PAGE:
Digital disruption for bank with Central Bank Digital Currencies (CBDC)
The trend toward digital payments, which has accelerated since the pandemic, is considered by many central banks to be a long-term threat, both to the physical cash they supply today and the broader role they play in providing a country's currency. Central banks across the world have launched consultations and pilot projects into how to create a digital form of cash, i.e. a central bank digital currency or CBDC. The consequences for banks could be profound.
The Libra project has been a catalyst. The potential for the Libra digital currency and similar projects to displace official currencies has propelled many central banks to defend the role of public money. CBDCs would have a critical advantage relative to digital “stablecoins” such as Libra in that they could provide the same rapid and convenient means of payment but their direct claim on the central bank would make them free of credit risk.
CBDCs could take several forms. A “direct” CBDC model envisages individuals or companies having a direct but electronic claim on the central bank itself. But it could make the central bank responsible for managing retail payments with all the administrative background work this involves (including “know your customer” and anti money laundering procedures). An “indirect” model would relieve the central bank of the administrative burden of payments by granting an intermediary role to the private sector, much as Libra would do. A third “hybrid” model seeks to combine aspects of both direct and indirect models.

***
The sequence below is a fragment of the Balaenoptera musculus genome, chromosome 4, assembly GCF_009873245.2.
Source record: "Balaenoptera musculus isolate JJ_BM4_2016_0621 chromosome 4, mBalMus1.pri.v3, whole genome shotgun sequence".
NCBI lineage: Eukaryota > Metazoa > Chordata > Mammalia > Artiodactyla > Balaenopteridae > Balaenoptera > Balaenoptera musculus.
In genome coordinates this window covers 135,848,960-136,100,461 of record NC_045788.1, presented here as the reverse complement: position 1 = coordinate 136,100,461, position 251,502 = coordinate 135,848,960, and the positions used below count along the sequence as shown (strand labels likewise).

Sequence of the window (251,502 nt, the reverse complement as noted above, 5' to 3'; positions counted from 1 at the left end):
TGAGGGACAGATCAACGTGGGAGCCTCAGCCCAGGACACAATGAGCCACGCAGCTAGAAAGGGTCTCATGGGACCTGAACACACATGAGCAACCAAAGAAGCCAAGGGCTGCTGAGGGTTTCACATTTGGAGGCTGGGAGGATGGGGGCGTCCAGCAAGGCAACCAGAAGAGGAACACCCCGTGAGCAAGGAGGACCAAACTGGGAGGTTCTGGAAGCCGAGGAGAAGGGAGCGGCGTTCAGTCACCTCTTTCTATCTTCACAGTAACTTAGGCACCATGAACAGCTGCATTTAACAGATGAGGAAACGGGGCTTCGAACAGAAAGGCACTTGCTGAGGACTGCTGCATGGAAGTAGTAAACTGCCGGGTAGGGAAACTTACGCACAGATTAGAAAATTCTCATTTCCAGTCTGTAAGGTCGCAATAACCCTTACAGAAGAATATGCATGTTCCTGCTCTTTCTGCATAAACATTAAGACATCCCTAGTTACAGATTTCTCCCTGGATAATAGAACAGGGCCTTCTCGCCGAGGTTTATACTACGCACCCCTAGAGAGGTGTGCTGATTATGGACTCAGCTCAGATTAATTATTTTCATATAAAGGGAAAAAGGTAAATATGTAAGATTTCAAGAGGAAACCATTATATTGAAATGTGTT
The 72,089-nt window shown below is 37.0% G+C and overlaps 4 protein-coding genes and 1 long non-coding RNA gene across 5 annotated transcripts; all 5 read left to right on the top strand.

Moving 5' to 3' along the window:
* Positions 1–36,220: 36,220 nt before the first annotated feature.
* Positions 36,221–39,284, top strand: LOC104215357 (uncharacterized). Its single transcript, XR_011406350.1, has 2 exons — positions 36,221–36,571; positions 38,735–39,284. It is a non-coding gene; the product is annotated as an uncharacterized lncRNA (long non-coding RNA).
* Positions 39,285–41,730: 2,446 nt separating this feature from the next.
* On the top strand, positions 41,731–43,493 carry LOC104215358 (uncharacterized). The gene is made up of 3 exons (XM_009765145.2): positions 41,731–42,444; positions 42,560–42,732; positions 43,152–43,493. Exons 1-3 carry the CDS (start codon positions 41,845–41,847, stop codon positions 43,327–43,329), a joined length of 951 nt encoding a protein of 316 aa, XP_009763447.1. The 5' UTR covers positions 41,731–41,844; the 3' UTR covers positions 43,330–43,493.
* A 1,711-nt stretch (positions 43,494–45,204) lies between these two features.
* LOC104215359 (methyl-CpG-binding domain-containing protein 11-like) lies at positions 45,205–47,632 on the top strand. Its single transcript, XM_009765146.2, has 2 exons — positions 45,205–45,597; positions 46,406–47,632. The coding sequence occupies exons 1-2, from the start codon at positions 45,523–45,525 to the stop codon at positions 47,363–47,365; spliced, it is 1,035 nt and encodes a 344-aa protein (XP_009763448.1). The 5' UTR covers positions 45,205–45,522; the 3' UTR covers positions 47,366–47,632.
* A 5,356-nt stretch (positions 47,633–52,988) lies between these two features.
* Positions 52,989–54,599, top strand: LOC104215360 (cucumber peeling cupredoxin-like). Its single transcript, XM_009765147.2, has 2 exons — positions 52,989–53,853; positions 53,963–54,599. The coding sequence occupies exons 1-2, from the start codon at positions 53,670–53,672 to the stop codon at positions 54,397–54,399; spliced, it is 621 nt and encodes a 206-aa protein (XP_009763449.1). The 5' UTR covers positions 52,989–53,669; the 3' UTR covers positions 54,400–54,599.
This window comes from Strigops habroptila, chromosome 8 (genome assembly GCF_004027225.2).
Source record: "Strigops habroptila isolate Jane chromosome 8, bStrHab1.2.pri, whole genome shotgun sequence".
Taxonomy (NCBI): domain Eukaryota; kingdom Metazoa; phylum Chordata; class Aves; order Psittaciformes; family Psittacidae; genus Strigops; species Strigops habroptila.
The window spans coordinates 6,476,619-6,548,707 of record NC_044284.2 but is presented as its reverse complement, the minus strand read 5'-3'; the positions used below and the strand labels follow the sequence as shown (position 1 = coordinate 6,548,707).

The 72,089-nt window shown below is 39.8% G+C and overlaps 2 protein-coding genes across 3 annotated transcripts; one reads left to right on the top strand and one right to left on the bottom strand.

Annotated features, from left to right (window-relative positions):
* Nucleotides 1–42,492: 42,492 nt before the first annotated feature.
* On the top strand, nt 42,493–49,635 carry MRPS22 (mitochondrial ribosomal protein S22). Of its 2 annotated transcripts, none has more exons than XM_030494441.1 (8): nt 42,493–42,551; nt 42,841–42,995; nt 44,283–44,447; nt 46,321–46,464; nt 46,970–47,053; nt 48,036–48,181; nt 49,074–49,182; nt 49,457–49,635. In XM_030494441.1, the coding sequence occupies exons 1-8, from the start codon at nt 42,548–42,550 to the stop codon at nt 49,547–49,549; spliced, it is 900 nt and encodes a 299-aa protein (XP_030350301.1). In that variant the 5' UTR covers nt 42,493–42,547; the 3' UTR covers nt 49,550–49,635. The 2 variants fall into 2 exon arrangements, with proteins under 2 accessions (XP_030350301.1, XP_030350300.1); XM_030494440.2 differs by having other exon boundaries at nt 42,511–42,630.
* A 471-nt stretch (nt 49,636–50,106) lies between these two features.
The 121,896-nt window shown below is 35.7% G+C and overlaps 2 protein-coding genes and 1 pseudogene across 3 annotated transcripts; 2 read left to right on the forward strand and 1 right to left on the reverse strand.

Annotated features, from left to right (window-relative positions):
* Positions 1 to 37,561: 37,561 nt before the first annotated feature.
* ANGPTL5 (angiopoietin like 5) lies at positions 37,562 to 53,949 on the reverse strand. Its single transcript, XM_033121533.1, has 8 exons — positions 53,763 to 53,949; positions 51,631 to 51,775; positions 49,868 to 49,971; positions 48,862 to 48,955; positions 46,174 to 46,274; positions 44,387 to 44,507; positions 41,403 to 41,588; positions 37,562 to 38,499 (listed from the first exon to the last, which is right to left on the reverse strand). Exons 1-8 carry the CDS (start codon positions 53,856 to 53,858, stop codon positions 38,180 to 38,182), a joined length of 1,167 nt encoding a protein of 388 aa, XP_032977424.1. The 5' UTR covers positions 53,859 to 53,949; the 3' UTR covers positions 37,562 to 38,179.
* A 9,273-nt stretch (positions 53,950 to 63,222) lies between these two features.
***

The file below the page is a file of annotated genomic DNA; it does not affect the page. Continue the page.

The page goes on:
Many central banks have launched CBDC initiatives. These include China, Sweden, UK, the euro area and US. China is already in pilot phase.
Consequences for banks could be profound. Some forms of CBDC would have profound negative consequences for commercial banks since the CBDC would displace their current role in the payments system and force changes in their funding model. Even the less disruptive hybrid model would likely impose new costs on banks and reinforce existing pressures on banks' business models.
Central banks face a dilemma. The advent of stablecoins such as Libra and the rapid advance of new payment providers on a national or global scale has propelled central banks to urgently consider CBDCs as a defensive strategy. If they do not adapt, then customer behaviour may change anyway and undermine their role. However, if they adapt too fast, they may disrupt the financial system by undermining the role of the commercial bank.
CBDC and negative interest rates
The CBDC may also be attractive to central banks in the era of negative interest rates. Bank notes and coins bear no interest and (since physical “clipping” of coins is no longer meaningful) always holds the same nominal value (barring devaluations via redenomination). In times of positive interest rates, cash will never have a return greater than electronic money at a commercial bank (and usually lower), making it unattractive as a store of value and enabling effective monetary policy transmission via interest rates charged and paid by the banking system.
Source: Moody's Investor Service, FT, Public Source.